A master bladesmith

Have you ever met a bladesmith? We hadn’t until we visited Paulo Tuna’s atelier in Caldas da Rainha. We knocked on a large blue door and Paulo came out. He looks like a revolutionary–someone who can bend the world to his will.

Paulo trained as an artist at the local art school. For many years, he built large sculptures that questioned our notions of weight, scale, and balance. But he was always interested in knives. His grandfather gave him a pocket knife for his 7th birthday. Later, he took him to a blacksmith so that Paulo could make his first knife. 

Knife drawings inspired by old art books fill the walls of the atelier. “Drawing is easy. Forging is hard,” says Paulo. He switched from sculpture to knife making after a friend placed an order for two knives. Paulo enjoyed the production process and started learning all he could about bladesmithing, even working in cutlery factories for a while. In 2012, he began making knives full time. An order of 50 knives from René Redzepi, Noma’s famous chef, confirmed that he was on the right track.

“Do you want me to make a knife?” Paulo asked. He takes a steel blade and places it inside a red-hot oven, heated to almost 1,000 degrees Celsius. The steel seems to resist at first, but, little by little, it becomes as red as planet Mars. Then the alchemy starts. Paulo brushes the anvil with a steel brush, takes the blade from the oven, and hammers it to thin the metal. Sparks fly. When the steel becomes crimson, he puts it back into the oven until it regains a fiery-red color. Paulo repeats the process, using different hammers to bend the steel to his designs. Then, he places the blade in a bed of ashes to cool it off. The next step is to sand the knife. He leaves some of the hammer marks as a record of the forging process.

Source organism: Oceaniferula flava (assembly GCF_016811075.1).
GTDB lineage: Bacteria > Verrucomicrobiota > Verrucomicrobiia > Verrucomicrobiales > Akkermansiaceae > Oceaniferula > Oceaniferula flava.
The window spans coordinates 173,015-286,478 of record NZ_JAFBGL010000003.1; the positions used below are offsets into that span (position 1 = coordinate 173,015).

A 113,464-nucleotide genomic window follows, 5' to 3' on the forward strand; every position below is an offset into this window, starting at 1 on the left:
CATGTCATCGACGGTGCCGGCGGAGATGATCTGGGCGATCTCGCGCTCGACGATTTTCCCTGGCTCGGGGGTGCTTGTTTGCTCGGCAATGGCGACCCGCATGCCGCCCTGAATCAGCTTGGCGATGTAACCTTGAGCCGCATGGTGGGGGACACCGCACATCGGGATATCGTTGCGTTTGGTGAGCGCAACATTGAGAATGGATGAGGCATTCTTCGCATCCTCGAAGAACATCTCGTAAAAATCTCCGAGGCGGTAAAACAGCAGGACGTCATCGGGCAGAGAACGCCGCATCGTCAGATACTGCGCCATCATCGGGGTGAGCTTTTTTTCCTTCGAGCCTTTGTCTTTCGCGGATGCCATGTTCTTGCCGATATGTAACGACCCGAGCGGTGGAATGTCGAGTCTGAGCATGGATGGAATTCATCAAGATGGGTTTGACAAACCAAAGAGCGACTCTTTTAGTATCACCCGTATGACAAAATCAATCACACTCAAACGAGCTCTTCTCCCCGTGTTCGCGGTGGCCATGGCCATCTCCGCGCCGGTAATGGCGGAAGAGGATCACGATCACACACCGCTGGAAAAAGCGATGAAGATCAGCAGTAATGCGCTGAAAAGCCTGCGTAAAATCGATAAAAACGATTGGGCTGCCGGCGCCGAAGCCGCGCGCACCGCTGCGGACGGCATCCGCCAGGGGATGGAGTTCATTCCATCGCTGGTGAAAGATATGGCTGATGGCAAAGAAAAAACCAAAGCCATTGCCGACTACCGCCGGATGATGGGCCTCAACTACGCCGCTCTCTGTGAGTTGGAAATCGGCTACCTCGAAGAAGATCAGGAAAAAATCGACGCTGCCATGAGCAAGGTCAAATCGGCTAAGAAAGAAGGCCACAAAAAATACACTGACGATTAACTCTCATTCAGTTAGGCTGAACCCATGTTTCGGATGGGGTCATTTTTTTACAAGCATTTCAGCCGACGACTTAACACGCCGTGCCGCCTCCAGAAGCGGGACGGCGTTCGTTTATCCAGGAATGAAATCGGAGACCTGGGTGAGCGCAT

Paulo likes to rescue holly or olive wood pieces destined to the fireplace and turn them into elegant knife handles. He also uses Bakelite from old domino sets. Currently, his favorite handles come from the wood of a 300-year-old tree from the Bussaco forest. 

He urged us to try his knives. They are well balanced, perfectly proportioned, surprisingly light, and frighteningly sharp. Paulo Tuna makes knives that are works of art.

Click here for Paul Tuna’s website.

8 thoughts on “A master bladesmith

    1. The knives are wondeful. It is a good idea to contact Paulo first if you want to visit him. He sells his knives in his site online. What you can see in Caldas is his atelier. Thanls for reading the blog!

      1. Looks like I will be visiting Caldas with my wife in late September, as we start our D7 process. We shall probably visit Paulo’s atelier, if it is open then.

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